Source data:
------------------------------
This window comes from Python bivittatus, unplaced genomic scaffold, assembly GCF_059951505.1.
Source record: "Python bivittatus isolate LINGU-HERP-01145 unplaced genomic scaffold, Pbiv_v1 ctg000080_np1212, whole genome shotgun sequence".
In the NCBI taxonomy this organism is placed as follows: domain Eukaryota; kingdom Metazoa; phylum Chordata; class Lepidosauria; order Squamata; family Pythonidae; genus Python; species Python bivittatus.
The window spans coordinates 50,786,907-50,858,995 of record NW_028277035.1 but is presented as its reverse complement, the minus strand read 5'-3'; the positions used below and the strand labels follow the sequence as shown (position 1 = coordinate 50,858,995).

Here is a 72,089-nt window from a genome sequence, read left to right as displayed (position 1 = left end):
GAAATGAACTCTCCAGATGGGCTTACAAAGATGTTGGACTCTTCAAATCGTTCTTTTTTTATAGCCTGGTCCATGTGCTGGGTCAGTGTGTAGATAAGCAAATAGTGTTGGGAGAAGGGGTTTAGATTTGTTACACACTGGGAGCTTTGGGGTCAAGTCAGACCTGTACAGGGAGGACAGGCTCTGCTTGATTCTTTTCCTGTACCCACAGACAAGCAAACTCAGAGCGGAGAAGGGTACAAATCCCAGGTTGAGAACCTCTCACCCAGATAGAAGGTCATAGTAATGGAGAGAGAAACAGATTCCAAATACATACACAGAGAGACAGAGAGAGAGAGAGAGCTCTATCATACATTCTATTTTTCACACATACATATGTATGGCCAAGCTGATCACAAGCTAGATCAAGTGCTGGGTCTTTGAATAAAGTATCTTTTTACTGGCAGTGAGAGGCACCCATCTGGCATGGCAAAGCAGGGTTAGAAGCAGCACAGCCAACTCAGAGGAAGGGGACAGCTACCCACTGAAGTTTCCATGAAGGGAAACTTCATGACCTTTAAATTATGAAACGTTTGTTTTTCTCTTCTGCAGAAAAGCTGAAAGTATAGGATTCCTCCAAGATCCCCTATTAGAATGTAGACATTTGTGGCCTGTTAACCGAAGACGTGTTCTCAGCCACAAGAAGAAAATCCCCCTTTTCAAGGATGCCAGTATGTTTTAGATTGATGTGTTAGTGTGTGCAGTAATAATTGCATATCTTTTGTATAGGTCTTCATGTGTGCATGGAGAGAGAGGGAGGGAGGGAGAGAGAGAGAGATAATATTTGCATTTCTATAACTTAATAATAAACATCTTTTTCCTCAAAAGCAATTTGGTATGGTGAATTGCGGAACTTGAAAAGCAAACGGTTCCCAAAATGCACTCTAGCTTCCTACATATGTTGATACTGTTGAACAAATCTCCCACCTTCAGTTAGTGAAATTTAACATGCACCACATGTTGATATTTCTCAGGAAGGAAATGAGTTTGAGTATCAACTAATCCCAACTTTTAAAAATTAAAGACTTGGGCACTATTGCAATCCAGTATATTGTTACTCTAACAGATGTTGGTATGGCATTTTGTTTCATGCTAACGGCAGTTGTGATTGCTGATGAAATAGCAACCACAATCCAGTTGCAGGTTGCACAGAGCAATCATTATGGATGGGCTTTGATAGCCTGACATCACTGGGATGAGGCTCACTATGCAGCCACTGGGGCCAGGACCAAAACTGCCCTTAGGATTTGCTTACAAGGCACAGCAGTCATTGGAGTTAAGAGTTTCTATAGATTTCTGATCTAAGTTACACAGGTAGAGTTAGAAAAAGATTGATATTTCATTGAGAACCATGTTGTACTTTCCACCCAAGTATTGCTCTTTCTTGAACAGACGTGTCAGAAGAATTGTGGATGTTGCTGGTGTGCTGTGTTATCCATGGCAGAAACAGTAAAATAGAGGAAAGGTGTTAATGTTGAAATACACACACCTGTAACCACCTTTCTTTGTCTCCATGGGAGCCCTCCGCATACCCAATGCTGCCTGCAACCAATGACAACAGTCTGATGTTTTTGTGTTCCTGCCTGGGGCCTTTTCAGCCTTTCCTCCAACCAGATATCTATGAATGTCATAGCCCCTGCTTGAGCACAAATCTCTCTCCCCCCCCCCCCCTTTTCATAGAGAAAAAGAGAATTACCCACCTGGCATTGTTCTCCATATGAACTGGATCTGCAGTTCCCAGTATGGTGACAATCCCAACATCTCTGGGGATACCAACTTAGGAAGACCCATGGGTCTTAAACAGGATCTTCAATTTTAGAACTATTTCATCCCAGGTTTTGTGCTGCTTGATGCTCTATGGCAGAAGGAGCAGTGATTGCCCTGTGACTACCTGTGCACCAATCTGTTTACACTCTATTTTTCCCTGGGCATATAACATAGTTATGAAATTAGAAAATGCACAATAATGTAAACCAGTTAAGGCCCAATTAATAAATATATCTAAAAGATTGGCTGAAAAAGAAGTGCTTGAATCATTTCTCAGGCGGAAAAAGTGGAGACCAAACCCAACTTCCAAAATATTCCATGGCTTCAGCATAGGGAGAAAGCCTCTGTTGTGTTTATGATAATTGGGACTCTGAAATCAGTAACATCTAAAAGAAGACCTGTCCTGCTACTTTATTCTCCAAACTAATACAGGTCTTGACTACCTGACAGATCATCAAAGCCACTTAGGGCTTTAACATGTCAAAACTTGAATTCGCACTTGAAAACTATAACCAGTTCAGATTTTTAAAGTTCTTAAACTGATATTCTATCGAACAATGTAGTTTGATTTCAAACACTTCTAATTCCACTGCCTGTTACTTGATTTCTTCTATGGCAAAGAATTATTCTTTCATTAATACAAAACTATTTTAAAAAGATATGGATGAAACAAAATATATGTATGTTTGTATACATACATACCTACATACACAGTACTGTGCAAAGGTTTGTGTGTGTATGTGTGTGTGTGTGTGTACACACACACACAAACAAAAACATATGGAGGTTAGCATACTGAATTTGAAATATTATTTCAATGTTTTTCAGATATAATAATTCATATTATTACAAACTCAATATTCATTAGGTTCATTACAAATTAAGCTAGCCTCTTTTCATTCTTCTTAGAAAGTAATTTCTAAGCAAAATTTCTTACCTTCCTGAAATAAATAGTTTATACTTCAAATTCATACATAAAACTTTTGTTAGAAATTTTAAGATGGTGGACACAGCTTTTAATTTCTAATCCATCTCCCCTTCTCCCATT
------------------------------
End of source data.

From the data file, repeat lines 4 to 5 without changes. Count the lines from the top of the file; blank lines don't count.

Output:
The window spans coordinates 50,786,907-50,858,995 of record NW_028277035.1 but is presented as its reverse complement, the minus strand read 5'-3'; the positions used below and the strand labels follow the sequence as shown (position 1 = coordinate 50,858,995).

Here is a 72,089-nt window from a genome sequence, read left to right as displayed (position 1 = left end):